I programmed the R5F104JG microcontroller using the rl78flash software ( and a simple serial adapter. rl78flash is a very nice free software. In the past I have identified and fixed or helped fix some bugs in rl78flash. But now I have a problem because the author no longer responds to issues on github and there are still things to fix. I am completely ready to provide the fixes by myself. I only would need answer to simple questions so that I know how to write the fix in such a way that my pull request will be accepted. But with no response I cannot. I don't want to create my own fork and split the project. I don't know what to do.

analog input expander

The software for the analog input expander is here: klavirko-aix.tar.gz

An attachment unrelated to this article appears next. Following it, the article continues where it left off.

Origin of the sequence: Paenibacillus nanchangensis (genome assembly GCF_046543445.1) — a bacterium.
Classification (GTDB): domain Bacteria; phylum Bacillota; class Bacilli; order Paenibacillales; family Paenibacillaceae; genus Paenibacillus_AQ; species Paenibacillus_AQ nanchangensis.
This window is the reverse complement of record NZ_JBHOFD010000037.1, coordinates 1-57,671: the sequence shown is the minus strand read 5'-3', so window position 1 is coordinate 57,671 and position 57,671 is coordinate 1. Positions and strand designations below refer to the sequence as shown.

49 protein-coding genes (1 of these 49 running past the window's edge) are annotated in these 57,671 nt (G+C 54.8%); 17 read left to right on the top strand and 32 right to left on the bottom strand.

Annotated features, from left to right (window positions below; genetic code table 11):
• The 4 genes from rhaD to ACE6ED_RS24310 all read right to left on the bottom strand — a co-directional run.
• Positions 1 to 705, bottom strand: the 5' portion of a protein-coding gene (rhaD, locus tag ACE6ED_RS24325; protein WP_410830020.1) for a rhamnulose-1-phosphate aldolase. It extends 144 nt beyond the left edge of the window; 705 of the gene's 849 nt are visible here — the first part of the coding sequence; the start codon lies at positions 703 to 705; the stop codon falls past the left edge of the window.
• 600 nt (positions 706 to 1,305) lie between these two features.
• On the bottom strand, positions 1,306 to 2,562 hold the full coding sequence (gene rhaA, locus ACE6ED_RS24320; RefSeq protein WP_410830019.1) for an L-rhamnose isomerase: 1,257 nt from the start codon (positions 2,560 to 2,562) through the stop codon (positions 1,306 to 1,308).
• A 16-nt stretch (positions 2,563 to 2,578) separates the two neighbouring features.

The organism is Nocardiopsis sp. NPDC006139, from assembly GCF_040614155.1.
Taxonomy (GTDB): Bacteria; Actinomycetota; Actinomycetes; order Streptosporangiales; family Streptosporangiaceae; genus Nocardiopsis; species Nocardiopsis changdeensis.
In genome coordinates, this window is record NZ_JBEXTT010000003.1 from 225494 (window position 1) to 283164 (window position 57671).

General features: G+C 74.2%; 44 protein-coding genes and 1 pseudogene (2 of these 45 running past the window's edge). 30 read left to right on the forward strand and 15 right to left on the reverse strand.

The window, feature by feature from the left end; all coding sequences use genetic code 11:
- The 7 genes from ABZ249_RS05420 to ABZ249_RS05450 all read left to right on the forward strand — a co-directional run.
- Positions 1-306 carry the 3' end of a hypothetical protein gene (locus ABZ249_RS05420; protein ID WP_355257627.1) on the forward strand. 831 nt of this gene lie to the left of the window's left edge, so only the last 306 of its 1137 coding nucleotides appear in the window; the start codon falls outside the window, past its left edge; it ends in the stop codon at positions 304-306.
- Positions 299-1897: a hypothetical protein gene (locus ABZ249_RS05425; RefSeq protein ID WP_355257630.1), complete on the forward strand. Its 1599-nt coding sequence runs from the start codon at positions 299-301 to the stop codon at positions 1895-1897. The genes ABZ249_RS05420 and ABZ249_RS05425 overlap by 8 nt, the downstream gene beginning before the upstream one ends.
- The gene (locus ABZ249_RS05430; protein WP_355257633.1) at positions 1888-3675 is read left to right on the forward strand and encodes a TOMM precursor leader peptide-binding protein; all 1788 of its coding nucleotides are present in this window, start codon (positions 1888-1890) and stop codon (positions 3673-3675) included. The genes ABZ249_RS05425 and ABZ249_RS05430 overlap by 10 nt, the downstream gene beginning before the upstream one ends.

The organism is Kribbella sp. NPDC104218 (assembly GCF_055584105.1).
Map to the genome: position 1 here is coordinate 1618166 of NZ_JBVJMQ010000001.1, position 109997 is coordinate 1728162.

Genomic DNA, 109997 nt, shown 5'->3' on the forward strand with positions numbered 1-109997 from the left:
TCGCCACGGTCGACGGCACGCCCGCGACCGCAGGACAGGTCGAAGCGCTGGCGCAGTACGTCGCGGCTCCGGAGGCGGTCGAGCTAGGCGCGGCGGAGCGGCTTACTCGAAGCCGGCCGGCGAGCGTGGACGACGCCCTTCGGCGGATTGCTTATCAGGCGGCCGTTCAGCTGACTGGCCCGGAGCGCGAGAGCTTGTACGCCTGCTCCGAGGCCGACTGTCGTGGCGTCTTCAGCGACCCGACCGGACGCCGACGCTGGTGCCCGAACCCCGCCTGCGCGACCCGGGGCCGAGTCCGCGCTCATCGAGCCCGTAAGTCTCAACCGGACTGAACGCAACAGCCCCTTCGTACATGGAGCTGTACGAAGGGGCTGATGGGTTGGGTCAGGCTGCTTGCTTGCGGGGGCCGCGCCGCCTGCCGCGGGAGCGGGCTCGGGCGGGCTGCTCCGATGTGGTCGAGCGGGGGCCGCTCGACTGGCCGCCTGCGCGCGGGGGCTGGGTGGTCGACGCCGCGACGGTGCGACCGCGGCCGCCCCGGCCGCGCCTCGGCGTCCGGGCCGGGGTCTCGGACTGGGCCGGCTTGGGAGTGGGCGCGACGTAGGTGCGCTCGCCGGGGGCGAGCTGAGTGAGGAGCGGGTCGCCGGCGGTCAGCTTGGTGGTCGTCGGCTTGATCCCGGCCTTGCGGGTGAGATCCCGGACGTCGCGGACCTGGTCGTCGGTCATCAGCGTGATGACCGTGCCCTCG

My file is released under the 2 clause BSD license. I developed this using the GCC toolchain for the AVR platform. The project contains a makefile, which is in the public domain, copied from WinAVR.

I programmed the ATmega328P microcontroller using avrdude and the AVT2994 programmer ( I had to make a custom programmer definition for avrdude to work with this. See avt2994-avrdude.txt for detail. When programming, important to also reprogram the fuse bits ("make program-fuse")